David Nelson


Richmond Field Station, MC 3580
RichmondCA 94804
United States
Email Address: 


David Nelson is an accomplished Senior Research and Development Engineer at the University of California, Berkeley, California PATH, where he has participated in numerous projects for over the past 25 years. His interests lie in the field of electronic and electro-mechanical system design for transportation research in the areas of controls, safety, automation, intelligent vehicles, vehicle-to-vehicle and vehicle-to-infrastructure communications.

Currently, David is working on a Variable Sped Advisory project, which will place changeable message signs (CMS) along a congested stretch of road to advise drivers in real time what speed to go to avoid a traffic jam. Some other recent efforts have included system design, sensor integration, and actuator control for the automation of transit busses and class 8 trucks. The class 8 trucks from Volvo have been involved in demonstrations and research for the further development of CACC for truck platooning.

David’s recent work with automated transit buses has led to a project for the commercialization of fully automated and autonomous driving for transit buses. He has proceeded to implement Connected Vehicle technology for verifying safety applications communicated over 3G modems and cellular phone technology. David Nelson was involved in the design, installation and testing of the original DSRC test bed in Palo Alto, CA under the Vehicle Infrastructure Initiative using the WAVE 5.9Ghz radio modules and later using the RSE’s and OBE’s supplied by Kapsch, Denso, Savari-Networks, ITRI and Arada systems. He has also been involved in the efforts to upgrade the testbed system in Palo Alto to the current standards and to include SPaT in the new DSRC broadcast message sets.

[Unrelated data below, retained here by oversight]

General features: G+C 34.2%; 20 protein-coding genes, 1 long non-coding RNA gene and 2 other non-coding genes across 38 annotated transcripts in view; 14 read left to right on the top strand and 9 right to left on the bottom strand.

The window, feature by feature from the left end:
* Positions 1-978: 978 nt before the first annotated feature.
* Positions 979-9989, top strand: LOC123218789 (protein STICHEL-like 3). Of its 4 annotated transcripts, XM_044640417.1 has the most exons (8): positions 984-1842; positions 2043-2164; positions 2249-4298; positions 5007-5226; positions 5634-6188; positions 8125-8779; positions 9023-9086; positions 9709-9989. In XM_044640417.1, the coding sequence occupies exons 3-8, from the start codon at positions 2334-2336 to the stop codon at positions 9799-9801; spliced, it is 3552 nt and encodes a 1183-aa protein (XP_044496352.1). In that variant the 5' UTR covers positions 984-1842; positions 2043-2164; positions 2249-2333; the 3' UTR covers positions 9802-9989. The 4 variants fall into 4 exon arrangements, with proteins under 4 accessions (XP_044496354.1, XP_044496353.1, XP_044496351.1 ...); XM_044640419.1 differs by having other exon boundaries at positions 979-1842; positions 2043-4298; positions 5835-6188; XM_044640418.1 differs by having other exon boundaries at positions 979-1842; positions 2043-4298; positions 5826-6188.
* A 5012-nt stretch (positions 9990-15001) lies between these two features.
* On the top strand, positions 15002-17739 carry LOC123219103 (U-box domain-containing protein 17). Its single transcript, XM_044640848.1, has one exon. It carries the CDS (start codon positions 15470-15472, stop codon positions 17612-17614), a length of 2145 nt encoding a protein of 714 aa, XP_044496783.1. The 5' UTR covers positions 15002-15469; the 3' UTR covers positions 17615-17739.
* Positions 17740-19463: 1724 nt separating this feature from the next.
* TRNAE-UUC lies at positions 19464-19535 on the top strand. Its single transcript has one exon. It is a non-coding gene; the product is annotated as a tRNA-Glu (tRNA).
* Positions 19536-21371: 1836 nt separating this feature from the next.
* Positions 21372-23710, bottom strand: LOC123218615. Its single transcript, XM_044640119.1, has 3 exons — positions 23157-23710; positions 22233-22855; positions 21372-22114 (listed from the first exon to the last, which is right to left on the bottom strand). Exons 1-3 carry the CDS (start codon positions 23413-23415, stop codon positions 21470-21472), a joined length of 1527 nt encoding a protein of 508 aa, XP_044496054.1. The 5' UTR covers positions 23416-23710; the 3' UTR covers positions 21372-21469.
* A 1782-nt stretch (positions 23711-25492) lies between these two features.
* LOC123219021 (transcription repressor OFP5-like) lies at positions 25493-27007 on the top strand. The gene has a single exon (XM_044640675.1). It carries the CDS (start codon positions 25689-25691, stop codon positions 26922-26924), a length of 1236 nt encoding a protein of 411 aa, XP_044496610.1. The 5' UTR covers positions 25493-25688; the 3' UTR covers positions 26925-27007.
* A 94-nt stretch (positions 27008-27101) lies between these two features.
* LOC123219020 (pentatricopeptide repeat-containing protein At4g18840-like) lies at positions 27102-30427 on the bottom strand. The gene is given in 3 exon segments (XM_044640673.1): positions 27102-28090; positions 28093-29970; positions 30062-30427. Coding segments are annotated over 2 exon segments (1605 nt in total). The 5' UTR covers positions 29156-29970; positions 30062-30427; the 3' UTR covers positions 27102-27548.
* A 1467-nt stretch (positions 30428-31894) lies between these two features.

David collaborated with industry partners in systems integration effort for the NAHSC project and demonstration in San Diego 1997. This effort included ten fully automated Buick Le Sabers using the magnetic marker positioning technology and inter-vehicle communications to travel the 8 miles of track under full throttle, brake, and steering automation. Forward radar sensors allowed for the testing of ‘platooning’, closely spaced vehicle following and confirmed the fuel savings achieved with platoons. This effort led to his participation in demonstrations of this technology in Tsukuba, Japan and in the Netherlands. He also worked to develop systems with General Motors to demonstrate the Communicative Collision Warning. In this project GPS positioning was coupled with amplified Wi-Fi communications and vehicle speed to allow warnings to be presented to the drivers about stopped or slow-moving hazards ahead in the vehicle’s trajectory.